The same can be said about games started as well. Once again, the order of when a player gets his black stripe off is not important for the number of games a player starts in their career, or really the number of games that they play total. There are a few outliers here; Liam McCullough started his entire career despite being one of the last players to get his black stripe off.

The accolades and overall player rating don’t seem to mean much either. The accolades seem to correlate best, but still, the correlation is small enough where I can’t conclude it is statistically significant (r^2 = 0.07). Anecdotally, yes, some of the best players have been the first to get their stripes off. However, you can find just as many greats at the back end of the stripe order.

At this point, it really does seem like black stripes don’t mean anything at all in terms of a player’s future success. This isn’t totally true, as there is still a consistent correlation across all metrics, but it is so small as to almost be non-existent. Many players get their black stripes off late and end up being outstanding players. For every early black stripe removal like Chase Young, JK Dobbins, Nick Bosa, Ezekiel Elliott, and Joey Bosa, there is a Malik Hooker, Parris Campbell, Marshon Lattimore, Terry McLaurin, and CJ Stroud.

There was one metric that was very predictive, however: Freshman Games Played:

The first 6-8 players often played a lot during their first year, and when they didn’t, it was due to injury. Kourt Williams was one of the first players to get his black stripe off in 2020, but he couldn’t play due to his torn ACL. He was undoubtedly enough to play, but his injury didn’t allow it. The 1st – 7th spots have all had at least one player to play 14 games their freshman year. Besides that, only the 15th and 21st spot have had a player reach 14 games played. The order of the black stripe removal is certainly correlated with early playing time, though injury dampens the effect.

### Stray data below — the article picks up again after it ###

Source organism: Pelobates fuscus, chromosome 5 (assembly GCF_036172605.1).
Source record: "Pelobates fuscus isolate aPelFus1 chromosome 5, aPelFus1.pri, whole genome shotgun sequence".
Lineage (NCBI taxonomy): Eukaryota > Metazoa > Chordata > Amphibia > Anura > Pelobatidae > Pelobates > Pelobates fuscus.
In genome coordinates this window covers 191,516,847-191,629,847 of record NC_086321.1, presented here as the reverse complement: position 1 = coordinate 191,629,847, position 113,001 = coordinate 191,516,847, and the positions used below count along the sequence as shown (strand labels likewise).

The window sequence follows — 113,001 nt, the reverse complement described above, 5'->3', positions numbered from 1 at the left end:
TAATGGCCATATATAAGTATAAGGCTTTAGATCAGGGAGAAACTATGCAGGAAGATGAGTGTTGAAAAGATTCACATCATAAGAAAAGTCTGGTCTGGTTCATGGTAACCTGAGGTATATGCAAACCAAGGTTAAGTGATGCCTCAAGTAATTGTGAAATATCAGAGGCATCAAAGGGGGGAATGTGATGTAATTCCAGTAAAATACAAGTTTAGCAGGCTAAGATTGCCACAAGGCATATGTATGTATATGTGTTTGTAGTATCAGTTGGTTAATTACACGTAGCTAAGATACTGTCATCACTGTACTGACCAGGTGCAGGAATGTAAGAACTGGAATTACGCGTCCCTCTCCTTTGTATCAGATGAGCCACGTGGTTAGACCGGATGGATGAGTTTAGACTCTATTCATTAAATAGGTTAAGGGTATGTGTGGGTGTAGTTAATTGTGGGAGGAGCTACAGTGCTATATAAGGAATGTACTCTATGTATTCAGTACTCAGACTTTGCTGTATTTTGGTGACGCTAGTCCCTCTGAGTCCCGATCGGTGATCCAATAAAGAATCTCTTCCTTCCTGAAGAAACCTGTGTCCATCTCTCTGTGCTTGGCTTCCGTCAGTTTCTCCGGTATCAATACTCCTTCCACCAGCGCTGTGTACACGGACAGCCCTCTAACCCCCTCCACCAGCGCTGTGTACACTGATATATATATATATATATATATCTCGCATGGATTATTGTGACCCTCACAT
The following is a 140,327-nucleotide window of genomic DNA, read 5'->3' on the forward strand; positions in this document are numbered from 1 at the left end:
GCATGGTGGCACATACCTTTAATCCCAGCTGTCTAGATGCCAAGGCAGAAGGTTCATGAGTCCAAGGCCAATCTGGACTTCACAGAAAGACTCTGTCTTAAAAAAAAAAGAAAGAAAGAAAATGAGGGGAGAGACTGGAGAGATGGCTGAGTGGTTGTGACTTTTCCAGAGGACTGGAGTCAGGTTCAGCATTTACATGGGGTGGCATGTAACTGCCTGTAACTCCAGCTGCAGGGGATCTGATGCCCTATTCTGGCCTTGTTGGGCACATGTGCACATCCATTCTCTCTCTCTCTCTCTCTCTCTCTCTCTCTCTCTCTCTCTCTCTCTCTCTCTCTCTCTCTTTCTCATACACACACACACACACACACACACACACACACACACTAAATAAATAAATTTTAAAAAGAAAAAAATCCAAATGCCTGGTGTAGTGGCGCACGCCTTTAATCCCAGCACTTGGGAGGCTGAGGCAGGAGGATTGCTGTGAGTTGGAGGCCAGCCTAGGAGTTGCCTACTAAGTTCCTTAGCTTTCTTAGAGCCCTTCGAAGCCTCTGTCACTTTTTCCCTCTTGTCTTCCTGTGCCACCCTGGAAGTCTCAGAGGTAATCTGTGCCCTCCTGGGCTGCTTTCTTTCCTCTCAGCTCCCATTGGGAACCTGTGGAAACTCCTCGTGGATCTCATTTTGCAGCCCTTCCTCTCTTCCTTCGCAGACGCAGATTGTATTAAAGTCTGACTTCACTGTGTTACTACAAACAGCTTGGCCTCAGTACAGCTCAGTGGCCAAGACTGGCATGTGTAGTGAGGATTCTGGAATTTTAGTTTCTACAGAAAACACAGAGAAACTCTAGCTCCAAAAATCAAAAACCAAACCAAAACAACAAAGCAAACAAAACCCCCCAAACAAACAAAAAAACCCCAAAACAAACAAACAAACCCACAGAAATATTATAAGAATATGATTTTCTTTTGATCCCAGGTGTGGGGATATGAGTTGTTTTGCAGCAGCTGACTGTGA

That correlation was somewhat expected, however. Whenever you hear reporters discuss the black stripe, this is something that they often bring up. The bigger reveal to me was the lack of correlation for the other metrics used for this analysis. There certainly are plenty of great players to get their stripes off early, though it was revealing to discover the number of great players who got their the black stripe removed late. Sometimes guys aren’t ready straight out of high school, and it takes them a few years to reach their potential. One of the best examples is Davon Hamilton, who did almost nothing for three and a half years before have a solid end of his redshirt-junior season. Then, he exploded his senior year. Other guys were late risers too: Joe Burrow, Nicholas Petit-Frere, Josh Myers, and Johnnie Dixon all became great eventually despite not getting early playing time.

Are black stripe removals useless for fans? No, they help to preview the upcoming season’s contributors. Still, after the first year, the order of the black stripe removal means practically nothing for the rest of their careers.

This is a forum post from a site member. It does not represent the views of Eleven Warriors unless otherwise noted.